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It is quite easy to prove that if $p(\theta)$ is a conjugate prior to some likelihood then the following:

$$q(\theta') \propto p(\theta)I(\theta \in A)$$

where $A$ is a subset of the parameter space and $I(r)$ is 1 if $r$ is true and 0 otherwise -- is also a conjugate prior.

Basically, if we take a conjugate prior and re-normalize it to a subset of the parameter space, we still get a conjugate prior family.

Is this mentioned somewhere that I can refer to?

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It is an interesting remark that I have not seen explicitly spelled out, however the parameter space for conjugate priors is often chosen in the opposite way, namely the largest possible set that keeps the sampling distribution well defined. See Brown's Fundamentals of Statistical Exponential Families (1986).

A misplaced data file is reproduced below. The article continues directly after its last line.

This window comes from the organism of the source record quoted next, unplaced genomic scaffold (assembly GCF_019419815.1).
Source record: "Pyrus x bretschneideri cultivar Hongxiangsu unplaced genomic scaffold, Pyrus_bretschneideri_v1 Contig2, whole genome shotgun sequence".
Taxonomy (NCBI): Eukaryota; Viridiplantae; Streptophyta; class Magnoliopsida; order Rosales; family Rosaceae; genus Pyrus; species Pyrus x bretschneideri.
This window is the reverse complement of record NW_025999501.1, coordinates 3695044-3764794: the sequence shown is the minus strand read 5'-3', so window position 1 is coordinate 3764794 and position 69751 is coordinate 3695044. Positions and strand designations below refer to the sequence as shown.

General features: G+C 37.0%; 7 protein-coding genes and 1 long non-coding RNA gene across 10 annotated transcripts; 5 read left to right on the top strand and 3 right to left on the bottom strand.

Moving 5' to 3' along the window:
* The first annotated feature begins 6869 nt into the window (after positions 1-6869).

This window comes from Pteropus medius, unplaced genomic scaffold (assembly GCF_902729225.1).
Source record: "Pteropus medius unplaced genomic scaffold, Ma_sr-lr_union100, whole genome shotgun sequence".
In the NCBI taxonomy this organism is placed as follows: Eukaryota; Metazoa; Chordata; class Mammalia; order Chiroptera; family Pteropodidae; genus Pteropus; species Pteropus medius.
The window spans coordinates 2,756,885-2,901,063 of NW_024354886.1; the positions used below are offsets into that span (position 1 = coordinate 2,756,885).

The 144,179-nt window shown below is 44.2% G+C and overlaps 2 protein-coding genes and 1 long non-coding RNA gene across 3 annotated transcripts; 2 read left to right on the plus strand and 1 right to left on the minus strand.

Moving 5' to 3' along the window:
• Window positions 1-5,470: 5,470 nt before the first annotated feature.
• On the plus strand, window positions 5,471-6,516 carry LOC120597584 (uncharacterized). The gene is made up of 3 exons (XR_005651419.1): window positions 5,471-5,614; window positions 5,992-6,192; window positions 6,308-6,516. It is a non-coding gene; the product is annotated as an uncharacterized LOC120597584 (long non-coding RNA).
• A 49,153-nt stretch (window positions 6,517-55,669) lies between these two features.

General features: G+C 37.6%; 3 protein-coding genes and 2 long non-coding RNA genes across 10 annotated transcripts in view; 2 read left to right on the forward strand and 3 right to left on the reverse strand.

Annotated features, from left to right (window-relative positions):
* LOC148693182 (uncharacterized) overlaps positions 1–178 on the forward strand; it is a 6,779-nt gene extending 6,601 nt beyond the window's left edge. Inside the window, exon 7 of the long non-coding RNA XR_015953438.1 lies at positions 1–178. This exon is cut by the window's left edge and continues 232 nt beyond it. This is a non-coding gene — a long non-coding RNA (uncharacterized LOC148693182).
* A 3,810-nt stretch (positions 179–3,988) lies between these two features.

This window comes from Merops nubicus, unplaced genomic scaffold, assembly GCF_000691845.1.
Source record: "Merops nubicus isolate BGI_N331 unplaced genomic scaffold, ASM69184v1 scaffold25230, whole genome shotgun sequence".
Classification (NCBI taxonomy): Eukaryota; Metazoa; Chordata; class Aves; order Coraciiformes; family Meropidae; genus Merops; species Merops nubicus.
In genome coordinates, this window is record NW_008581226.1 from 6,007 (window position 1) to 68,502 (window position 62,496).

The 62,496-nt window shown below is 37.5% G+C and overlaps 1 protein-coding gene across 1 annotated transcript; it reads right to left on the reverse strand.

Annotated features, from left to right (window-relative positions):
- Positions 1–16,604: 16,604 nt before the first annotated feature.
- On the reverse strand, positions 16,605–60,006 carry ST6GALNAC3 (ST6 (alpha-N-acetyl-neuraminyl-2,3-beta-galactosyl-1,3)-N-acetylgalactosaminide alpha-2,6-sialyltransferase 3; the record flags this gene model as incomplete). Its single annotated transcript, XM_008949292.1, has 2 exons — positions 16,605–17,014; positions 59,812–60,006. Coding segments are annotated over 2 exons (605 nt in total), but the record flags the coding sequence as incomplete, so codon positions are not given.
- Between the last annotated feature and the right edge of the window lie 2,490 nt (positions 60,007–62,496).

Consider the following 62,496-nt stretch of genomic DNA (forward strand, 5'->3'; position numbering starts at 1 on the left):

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thanks. do you know where it is mentioned explicitly in the text you sent? I can't seem to find it. – singleton Oct 13 '12 at 15:33
Not 100% related to the question, but my former PhD advisor told me that one of the favorities ironies of his PhD avisor, Prof. Debrabata Basu, was to point out that a point mass at an arbitrary parameter space point is a conjugate prior. – Zen Oct 13 '12 at 21:15
@singleton Sorry if my answer was unclear: I do not think this fact is mentioned in Larry Brown's monograph, I quoted him on the notion of the natural parameter space. In my own book, I also comment on the fact that an infinity of disjoint conjugate families can be defined, since the coefficient of the cumulant function, $\lambda$, gets updated as $\lambda+1$, $\lambda+2$, .... – Xi'an Oct 16 '12 at 8:36

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